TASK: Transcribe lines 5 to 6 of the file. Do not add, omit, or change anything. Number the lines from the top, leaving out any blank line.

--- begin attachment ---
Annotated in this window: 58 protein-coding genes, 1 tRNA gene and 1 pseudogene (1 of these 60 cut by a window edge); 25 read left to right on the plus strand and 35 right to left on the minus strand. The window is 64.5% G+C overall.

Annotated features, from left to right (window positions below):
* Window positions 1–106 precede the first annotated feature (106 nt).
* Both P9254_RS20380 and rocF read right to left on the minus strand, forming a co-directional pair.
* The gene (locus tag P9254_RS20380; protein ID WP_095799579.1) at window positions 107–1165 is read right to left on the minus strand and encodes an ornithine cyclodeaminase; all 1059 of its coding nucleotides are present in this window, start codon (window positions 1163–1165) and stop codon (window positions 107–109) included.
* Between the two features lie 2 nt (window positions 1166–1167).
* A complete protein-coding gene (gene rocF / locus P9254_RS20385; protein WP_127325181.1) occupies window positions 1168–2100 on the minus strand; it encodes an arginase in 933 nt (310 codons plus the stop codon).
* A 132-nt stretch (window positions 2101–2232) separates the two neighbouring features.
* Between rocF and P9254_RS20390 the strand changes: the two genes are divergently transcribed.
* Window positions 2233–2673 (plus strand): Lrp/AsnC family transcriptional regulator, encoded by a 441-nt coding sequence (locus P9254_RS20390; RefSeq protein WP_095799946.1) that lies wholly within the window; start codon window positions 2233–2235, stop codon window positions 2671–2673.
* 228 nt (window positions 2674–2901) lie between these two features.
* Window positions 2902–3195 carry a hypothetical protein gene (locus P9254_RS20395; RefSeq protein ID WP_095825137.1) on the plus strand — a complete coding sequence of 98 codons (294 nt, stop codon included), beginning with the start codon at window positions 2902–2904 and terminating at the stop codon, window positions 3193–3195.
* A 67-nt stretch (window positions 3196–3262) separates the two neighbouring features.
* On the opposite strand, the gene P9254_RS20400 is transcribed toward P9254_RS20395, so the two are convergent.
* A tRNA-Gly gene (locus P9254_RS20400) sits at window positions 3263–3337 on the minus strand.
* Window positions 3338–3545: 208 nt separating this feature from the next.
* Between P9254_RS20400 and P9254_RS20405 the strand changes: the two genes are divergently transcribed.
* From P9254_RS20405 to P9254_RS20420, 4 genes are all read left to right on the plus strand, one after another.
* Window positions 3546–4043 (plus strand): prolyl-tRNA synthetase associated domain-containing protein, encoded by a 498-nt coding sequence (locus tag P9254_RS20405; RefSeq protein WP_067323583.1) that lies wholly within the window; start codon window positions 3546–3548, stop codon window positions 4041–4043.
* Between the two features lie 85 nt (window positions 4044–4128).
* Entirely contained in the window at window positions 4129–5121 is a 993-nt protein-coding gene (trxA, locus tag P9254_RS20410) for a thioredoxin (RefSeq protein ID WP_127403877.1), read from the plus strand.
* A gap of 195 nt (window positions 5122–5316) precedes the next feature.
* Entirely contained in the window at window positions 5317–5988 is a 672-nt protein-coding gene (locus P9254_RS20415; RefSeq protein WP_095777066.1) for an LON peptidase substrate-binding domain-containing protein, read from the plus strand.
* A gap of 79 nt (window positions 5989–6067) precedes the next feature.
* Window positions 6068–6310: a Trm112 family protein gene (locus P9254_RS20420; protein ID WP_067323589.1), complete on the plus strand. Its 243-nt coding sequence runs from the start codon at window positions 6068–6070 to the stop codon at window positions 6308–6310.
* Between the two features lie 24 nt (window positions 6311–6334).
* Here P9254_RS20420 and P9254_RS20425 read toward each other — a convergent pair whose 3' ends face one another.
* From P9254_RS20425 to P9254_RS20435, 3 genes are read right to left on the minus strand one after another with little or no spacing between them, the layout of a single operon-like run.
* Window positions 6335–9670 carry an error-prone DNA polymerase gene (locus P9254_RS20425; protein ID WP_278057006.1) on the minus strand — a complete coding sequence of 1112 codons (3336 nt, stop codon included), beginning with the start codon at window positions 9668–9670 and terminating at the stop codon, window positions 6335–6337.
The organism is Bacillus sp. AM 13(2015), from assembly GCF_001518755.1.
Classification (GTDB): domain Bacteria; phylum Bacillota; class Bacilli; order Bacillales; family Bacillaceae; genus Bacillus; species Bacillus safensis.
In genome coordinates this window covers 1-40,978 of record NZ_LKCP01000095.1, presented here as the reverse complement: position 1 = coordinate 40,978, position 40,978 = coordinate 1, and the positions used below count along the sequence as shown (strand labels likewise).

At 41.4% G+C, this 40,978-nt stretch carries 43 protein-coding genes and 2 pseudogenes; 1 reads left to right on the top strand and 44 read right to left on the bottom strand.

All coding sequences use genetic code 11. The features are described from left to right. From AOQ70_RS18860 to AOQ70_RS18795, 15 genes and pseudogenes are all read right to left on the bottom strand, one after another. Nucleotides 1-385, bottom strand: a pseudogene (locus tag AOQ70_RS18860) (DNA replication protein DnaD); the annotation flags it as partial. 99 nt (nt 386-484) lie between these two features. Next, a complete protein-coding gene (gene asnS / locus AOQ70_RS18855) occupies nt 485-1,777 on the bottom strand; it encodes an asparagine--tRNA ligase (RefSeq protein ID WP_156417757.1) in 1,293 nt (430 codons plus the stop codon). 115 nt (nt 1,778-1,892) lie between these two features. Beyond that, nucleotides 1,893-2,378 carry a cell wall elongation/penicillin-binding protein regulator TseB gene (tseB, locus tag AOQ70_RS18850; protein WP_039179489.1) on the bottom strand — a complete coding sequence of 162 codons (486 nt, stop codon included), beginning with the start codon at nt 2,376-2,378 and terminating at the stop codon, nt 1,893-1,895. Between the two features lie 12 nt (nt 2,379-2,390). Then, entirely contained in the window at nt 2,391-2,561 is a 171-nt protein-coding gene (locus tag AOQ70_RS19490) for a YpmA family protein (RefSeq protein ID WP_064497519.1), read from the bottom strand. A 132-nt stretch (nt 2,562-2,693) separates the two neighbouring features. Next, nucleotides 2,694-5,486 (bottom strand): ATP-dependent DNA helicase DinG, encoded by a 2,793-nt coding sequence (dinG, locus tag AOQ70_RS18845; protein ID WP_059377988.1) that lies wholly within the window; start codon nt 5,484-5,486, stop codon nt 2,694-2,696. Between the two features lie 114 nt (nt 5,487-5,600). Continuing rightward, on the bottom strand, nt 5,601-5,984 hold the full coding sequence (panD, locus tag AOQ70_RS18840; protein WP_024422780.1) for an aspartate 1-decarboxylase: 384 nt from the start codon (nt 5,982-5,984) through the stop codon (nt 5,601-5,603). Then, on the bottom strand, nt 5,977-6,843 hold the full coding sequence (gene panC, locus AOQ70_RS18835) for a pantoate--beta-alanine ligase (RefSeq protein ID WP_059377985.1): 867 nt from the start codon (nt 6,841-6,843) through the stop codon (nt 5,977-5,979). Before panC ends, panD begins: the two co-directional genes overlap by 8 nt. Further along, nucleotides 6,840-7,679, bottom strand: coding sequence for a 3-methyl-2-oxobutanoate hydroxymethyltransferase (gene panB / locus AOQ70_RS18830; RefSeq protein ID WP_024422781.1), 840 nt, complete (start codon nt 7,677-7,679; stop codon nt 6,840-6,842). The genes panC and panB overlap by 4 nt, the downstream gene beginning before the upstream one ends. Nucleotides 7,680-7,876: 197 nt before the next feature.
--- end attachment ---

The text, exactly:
* The gene (locus tag P9254_RS20380; protein ID WP_095799579.1) at window positions 107–1165 is read right to left on the minus strand and encodes an ornithine cyclodeaminase; all 1059 of its coding nucleotides are present in this window, start codon (window positions 1163–1165) and stop codon (window positions 107–109) included.
* Between the two features lie 2 nt (window positions 1166–1167).